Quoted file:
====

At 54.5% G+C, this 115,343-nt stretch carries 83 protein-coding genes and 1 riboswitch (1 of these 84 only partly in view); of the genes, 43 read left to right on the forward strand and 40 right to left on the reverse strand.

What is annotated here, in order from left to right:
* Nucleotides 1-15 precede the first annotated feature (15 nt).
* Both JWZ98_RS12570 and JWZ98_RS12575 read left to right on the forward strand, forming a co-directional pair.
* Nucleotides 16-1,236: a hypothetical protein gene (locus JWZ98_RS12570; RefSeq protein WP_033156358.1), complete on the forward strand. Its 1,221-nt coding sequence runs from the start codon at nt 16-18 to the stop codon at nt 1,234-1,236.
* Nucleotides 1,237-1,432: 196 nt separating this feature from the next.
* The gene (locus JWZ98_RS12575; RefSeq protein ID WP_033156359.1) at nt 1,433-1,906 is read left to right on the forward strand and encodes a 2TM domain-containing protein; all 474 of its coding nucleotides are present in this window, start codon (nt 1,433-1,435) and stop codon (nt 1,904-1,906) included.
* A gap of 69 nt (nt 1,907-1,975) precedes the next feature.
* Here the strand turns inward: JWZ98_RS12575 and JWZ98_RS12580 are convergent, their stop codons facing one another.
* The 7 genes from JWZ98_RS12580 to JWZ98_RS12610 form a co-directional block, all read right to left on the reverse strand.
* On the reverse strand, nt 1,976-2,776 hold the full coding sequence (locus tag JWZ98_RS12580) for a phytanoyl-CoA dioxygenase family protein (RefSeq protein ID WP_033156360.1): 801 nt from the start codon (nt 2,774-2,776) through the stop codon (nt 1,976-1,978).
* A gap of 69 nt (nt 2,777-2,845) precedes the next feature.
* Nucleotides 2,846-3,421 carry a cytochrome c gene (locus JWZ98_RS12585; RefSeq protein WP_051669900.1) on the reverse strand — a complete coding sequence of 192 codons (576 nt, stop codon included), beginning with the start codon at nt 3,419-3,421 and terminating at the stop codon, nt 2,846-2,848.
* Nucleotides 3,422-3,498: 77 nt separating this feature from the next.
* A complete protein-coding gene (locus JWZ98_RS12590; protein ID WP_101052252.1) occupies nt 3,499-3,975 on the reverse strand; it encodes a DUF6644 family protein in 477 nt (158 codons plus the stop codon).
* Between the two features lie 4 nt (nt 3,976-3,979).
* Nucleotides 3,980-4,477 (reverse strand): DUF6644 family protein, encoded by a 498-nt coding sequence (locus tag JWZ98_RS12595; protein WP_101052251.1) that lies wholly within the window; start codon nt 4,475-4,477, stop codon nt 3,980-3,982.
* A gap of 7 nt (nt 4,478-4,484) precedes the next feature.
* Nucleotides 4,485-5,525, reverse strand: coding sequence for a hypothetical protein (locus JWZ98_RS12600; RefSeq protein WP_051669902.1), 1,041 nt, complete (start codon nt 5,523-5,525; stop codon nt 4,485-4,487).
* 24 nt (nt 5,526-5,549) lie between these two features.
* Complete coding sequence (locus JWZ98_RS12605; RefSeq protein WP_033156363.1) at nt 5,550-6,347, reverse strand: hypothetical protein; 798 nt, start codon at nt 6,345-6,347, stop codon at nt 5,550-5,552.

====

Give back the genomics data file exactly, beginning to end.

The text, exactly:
At 54.5% G+C, this 115,343-nt stretch carries 83 protein-coding genes and 1 riboswitch (1 of these 84 only partly in view); of the genes, 43 read left to right on the forward strand and 40 right to left on the reverse strand.

What is annotated here, in order from left to right:
* Nucleotides 1-15 precede the first annotated feature (15 nt).
* Both JWZ98_RS12570 and JWZ98_RS12575 read left to right on the forward strand, forming a co-directional pair.
* Nucleotides 16-1,236: a hypothetical protein gene (locus JWZ98_RS12570; RefSeq protein WP_033156358.1), complete on the forward strand. Its 1,221-nt coding sequence runs from the start codon at nt 16-18 to the stop codon at nt 1,234-1,236.
* Nucleotides 1,237-1,432: 196 nt separating this feature from the next.
* The gene (locus JWZ98_RS12575; RefSeq protein ID WP_033156359.1) at nt 1,433-1,906 is read left to right on the forward strand and encodes a 2TM domain-containing protein; all 474 of its coding nucleotides are present in this window, start codon (nt 1,433-1,435) and stop codon (nt 1,904-1,906) included.
* A gap of 69 nt (nt 1,907-1,975) precedes the next feature.
* Here the strand turns inward: JWZ98_RS12575 and JWZ98_RS12580 are convergent, their stop codons facing one another.
* The 7 genes from JWZ98_RS12580 to JWZ98_RS12610 form a co-directional block, all read right to left on the reverse strand.
* On the reverse strand, nt 1,976-2,776 hold the full coding sequence (locus tag JWZ98_RS12580) for a phytanoyl-CoA dioxygenase family protein (RefSeq protein ID WP_033156360.1): 801 nt from the start codon (nt 2,774-2,776) through the stop codon (nt 1,976-1,978).
* A gap of 69 nt (nt 2,777-2,845) precedes the next feature.
* Nucleotides 2,846-3,421 carry a cytochrome c gene (locus JWZ98_RS12585; RefSeq protein WP_051669900.1) on the reverse strand — a complete coding sequence of 192 codons (576 nt, stop codon included), beginning with the start codon at nt 3,419-3,421 and terminating at the stop codon, nt 2,846-2,848.
* Nucleotides 3,422-3,498: 77 nt separating this feature from the next.
* A complete protein-coding gene (locus JWZ98_RS12590; protein ID WP_101052252.1) occupies nt 3,499-3,975 on the reverse strand; it encodes a DUF6644 family protein in 477 nt (158 codons plus the stop codon).
* Between the two features lie 4 nt (nt 3,976-3,979).
* Nucleotides 3,980-4,477 (reverse strand): DUF6644 family protein, encoded by a 498-nt coding sequence (locus tag JWZ98_RS12595; protein WP_101052251.1) that lies wholly within the window; start codon nt 4,475-4,477, stop codon nt 3,980-3,982.
* A gap of 7 nt (nt 4,478-4,484) precedes the next feature.
* Nucleotides 4,485-5,525, reverse strand: coding sequence for a hypothetical protein (locus JWZ98_RS12600; RefSeq protein WP_051669902.1), 1,041 nt, complete (start codon nt 5,523-5,525; stop codon nt 4,485-4,487).
* 24 nt (nt 5,526-5,549) lie between these two features.
* Complete coding sequence (locus JWZ98_RS12605; RefSeq protein WP_033156363.1) at nt 5,550-6,347, reverse strand: hypothetical protein; 798 nt, start codon at nt 6,345-6,347, stop codon at nt 5,550-5,552.